Many Malaysians are avid fans of K-Dramas, and it's no surprise to see your favourite Oppas enjoying BBQ with a side of soju in those dramas. For those who might not know, soju is a Korean-distilled alcoholic beverage, strictly for non-Muslim consumption. However, a particular food reviewer is gaining notoriety for promoting an eatery that supposedly serves "Halal Soju" (which doesn't exist). In reality, this so-called "Halal Soju" is nothing more than fruit-flavoured water with zero alcohol content, cleverly presented in a similar green bottle with matching labels.
Wagyu & Soju Halal Harga Rahmah Di Bangi!— Jomkita (@Jomkitamy) October 5, 2023
Ada banyak pilihan daging yang korang boleh custom cara makan nak makan dengan nasi, salad, burger semua boleh dan jangan risau Soyu tuh air buah tau takde alcohol owner kedai ni orang melayu islam jangan risau ianya HALAL pic.twitter.com/dkGAVtwMNr
What raised eyebrows even further was not only the food reviewer's claim of "Halal Soju" but also their imitation of the way Koreans drink alcohol. This left many Muslim netizens feeling a mix of frustration and cringe.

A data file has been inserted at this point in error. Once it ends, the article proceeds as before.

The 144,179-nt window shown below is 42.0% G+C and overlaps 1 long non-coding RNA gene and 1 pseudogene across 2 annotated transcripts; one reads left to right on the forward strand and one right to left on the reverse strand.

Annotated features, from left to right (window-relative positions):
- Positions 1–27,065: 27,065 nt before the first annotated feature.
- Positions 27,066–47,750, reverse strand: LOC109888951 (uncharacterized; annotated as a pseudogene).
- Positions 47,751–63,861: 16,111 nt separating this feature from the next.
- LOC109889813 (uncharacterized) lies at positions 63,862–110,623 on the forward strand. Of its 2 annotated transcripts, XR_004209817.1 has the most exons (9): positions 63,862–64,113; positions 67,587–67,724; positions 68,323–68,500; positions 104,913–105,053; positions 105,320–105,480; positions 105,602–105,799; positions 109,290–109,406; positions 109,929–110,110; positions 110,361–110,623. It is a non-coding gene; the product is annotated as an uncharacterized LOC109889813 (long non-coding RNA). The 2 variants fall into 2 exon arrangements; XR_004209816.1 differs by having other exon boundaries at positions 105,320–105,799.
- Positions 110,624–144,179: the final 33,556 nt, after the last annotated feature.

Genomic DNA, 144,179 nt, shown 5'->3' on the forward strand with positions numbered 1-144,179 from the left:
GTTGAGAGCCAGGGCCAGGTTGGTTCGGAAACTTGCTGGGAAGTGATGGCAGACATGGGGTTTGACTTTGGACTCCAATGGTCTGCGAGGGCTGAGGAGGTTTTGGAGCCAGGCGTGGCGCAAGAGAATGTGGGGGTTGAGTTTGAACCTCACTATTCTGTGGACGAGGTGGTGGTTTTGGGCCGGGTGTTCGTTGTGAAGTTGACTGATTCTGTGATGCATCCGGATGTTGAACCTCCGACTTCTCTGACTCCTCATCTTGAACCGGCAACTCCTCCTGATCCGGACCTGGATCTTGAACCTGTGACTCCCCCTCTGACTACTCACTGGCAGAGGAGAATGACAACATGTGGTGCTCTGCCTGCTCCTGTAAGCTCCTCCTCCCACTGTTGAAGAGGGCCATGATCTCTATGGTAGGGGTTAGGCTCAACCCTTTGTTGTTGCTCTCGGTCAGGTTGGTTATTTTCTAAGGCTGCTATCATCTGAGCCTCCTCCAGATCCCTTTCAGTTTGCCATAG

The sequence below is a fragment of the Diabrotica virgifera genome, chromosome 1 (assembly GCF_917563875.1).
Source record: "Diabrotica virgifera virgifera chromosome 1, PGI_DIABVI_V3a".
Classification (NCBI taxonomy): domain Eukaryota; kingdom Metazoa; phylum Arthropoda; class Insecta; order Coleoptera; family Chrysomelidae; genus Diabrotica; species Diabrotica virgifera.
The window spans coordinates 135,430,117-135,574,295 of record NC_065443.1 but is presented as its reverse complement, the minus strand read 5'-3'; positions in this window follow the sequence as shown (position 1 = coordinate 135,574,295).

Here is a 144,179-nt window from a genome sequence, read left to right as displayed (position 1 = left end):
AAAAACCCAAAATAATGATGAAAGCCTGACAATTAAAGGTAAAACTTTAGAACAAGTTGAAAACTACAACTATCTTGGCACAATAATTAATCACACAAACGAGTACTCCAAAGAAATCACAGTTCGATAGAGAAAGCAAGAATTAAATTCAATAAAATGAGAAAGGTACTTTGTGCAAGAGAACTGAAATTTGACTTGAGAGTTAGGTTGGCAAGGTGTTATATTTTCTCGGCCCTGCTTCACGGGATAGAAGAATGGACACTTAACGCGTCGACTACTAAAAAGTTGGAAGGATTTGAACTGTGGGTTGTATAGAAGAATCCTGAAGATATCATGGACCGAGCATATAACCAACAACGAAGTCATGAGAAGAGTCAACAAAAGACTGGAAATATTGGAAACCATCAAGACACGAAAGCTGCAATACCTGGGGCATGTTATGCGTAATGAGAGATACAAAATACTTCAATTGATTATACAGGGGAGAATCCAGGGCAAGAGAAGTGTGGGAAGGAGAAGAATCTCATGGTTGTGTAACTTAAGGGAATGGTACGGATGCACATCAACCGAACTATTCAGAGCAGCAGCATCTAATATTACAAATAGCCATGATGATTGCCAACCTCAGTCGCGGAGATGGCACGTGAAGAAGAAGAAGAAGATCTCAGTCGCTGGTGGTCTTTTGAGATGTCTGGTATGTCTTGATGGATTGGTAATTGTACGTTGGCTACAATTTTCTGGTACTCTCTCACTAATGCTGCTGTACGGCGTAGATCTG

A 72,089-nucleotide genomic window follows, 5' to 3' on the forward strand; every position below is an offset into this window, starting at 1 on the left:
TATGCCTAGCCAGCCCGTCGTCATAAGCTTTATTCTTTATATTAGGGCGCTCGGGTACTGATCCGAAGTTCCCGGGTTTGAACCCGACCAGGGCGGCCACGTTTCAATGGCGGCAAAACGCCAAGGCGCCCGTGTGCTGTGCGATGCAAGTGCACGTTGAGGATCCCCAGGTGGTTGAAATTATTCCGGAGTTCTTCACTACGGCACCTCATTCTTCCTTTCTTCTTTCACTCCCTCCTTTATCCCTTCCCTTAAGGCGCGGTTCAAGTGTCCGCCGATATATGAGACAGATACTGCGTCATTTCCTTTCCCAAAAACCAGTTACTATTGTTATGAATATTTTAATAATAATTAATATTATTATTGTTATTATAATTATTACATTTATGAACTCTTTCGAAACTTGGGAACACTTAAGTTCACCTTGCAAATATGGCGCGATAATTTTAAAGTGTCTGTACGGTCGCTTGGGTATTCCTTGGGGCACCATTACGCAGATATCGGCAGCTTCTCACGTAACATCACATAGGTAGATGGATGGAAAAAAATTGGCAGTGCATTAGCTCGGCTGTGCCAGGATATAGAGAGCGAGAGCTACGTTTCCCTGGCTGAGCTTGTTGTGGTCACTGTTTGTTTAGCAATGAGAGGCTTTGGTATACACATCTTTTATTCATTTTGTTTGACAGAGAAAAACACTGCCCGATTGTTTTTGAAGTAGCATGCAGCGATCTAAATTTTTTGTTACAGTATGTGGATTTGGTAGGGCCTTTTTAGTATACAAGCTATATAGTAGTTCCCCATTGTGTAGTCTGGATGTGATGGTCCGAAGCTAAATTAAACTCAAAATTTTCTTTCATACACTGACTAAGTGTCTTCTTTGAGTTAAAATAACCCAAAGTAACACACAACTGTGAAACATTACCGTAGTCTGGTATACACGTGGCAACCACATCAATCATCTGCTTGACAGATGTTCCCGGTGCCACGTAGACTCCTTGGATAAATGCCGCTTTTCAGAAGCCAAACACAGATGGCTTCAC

The brand being introduced by the food reviewer is called Soyou, touted as the first non-alcoholic Soyou in Malaysia. It offers a variety of flavours akin to the alcoholic version, but it's essential to clarify that SoYou is entirely alcohol-free.
Regarding Halal certification, according to their website, Soyou is currently in the process of obtaining it. While they aren't Halal certified yet, they are committed to adhering to Halal policies and are actively working to prepare their products for certification. This leaves us questioning whether, without a Halal certificate, it's suitable for our Muslim friends to consume.
The food review video has faced substantial backlash from netizens who are concerned about the reviewer's understanding of religious sensitivities. It's clear that when one imitates a non-Halal action while claiming it to be Halal, it remains non-Halal.
Here's what some of the netizens had to say:
"I don't understand why some of our people are so obsessed with trying to make the forbidden permissible. Soju is just soju, no need to label it as 'halal soju.' Some might get confused and think that soju is actually halal or misinterpret that there is halal soju. It's really annoying."
"Even if it's true that the soju is halal, imitating the practices of another community is still considered Haram."
"Isn't it Haram to equate something halal with something Haram? Or did my religious teacher teach me wrong because I once felt dizzy during Islamic studies in third grade when I drank iced tea before she pinched my arm?"
"I genuinely don't understand this. I understand that no one is a perfect Muslim, but the principle of alcohol prohibition (according to Malaysian interpretation) encompasses the immorality of consuming alcohol, no matter how little. So why are you trying to mimic this 'immoral' act?"
Some also wondered why must they call it Halal Soju when in fact it's just a sparkling fruit beverage.